With Fujitsu Forum 2016 almost upon us, I thought I’d take a nostalgic look back at last year’s event and some of the things that made me stop and think during my two days in Munich.
One man who never shies away from making bold statements about the future of technology is our global CTO Dr Joseph Reger.
In a 60-minute ‘freeform’ session on preview day, he walked among an audience of international journalists and analysts fielding any questions they wanted to ask.
Here are the five top thoughts I left with from his session.
1. On digital transformation…
Dr Reger spoke about it at 2014’s Forum, it was the hot topic of 2015, and now in 2016 the trend still seems a long way from fading.
“Politicians are talking about it,” Dr Reger said. “The German Government has a paper published on it.
“A lot of things have happened [in the last year] and there’s incredible excitement in the market, with lots of real-life projects starting.
“The market has become busy with these topics, so we wanted to show how our theme of human-centric innovation in action fits into that.
“Digital transformation is becoming our daily bread. But it only works in cases in a way of a co-creation – where you sit down with a technology company, create a plan, and look at the tools available.”
Dr Reger said only when you marry this with people who understand their business strategy and objectives does digital transformation work.
2. On software development…
“The world needs to be much better at software, though it’s not as bad as it used to be,” he said.
“Integrated development environments can catch problems at an early stage.
“Open Source is one mechanism on the periphery. If the periphery is big enough to try and test all the time, we will kill bugs faster than they are produced.”
Dr Reger described the topic of Open Source as his ‘pet topic’ right now, and his separate keynote at last year’s Forum on this is well worth a watch.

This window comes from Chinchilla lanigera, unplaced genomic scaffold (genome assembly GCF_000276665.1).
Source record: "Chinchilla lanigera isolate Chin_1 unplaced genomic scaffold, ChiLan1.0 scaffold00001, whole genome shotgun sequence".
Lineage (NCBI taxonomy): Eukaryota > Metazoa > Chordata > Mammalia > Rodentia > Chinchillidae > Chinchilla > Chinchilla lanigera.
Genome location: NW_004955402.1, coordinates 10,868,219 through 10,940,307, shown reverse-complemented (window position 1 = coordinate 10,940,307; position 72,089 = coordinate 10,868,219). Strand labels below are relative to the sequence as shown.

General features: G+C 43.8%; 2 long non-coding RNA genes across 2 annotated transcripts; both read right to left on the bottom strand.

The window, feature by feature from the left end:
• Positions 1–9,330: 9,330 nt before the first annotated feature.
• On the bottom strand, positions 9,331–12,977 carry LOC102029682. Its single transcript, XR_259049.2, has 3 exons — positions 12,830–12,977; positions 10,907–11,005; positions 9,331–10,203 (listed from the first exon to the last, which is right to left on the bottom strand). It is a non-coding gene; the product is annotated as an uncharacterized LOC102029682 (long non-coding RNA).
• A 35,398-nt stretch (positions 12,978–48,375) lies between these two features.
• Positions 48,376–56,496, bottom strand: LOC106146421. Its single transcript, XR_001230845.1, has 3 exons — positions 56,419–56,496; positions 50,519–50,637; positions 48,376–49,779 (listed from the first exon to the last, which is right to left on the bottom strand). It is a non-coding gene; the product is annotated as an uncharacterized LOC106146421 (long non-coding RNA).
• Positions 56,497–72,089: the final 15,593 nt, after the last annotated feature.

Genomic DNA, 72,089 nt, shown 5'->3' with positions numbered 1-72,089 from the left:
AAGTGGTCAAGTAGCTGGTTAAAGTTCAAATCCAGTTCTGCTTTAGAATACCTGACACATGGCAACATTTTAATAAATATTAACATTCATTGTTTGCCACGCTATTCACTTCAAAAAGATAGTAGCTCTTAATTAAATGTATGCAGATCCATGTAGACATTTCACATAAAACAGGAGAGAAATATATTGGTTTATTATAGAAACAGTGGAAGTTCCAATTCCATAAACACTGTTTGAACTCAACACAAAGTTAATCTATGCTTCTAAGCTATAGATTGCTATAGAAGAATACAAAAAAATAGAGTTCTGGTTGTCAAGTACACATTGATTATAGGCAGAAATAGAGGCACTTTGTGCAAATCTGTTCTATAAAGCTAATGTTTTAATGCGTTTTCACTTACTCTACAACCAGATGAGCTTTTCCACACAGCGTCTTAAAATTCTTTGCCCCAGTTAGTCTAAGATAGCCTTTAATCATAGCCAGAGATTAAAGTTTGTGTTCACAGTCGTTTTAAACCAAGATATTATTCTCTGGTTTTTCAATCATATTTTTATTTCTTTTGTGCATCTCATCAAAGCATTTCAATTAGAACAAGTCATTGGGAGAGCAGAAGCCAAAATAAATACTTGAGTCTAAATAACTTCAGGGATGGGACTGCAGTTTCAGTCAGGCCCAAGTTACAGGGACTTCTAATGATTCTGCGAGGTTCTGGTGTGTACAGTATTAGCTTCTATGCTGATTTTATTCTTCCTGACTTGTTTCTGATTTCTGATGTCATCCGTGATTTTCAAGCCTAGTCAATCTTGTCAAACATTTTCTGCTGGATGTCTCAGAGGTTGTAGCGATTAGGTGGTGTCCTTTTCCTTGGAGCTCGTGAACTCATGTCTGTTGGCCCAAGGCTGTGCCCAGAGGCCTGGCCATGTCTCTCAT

3. On the security of internet of things…
“Ten years from now I think it’s safe to assume the number of devices connected will be close to 100bn – a factor of 10bn from what we have now.
“The problem with that growth is it’s not 10 times more. It’s 100 times more – that comes from Metcalfe’s law (the guy who invented Ethernet).
“He says the complexity of a network is going up as a square number of components in the network.
“If it’s going from 10 to 100bn, the attackable part of the network goes up 100 times as well.”
Dr Reger said this is something we have to respond to now, but it’s happening even if it’s not visible to us. For example, for someone working in a power plant: “They know it’s an issue, and they are taking care of it,” he said.
4. On digital disruption…
“Historically most of the VC money went into companies with disruptive technology,” Dr Reger said.
“But in terms of technology, it’s more or less trivial. Just take brands like Uber or Airbnb for example.
“These companies did not need cutting-edge technology to cause disruption. In Europe, where there are lots of established industries, the job is not to do something entirely different. The job is to move those industries into the future.”
5. On artificial intelligence (AI)…
“We are closer to natural stupidity than to artificial intelligence,” Dr Reger said.
“But obviously we’ve got to progress. General AI (GAI) – we’ve been talking about it since the sixties.
“We’re still quite far away from GAI but that’s not a problem. You don’t need a humanity-replacing AI to be useful.
“You don’t need that at all. There are immediate applications of certain AI processes and self-learning algorithms that are worth a lot.
“You will see when GAI arrives when it is not me standing here because I’ll have replaced myself with my cellphone!”
Some wise words here I’m sure you’ll agree!
I’m looking forward to hearing what Dr Reger has to say at the next Fujitsu Forum in November.
Be sure to grab your ticket if you haven’t already, and keep an eye on our blog and social media channels for lots more content about the event.
Watch Dr Reger’s full 2015 talk here: https://youtu.be/AuBBT4e63Mc
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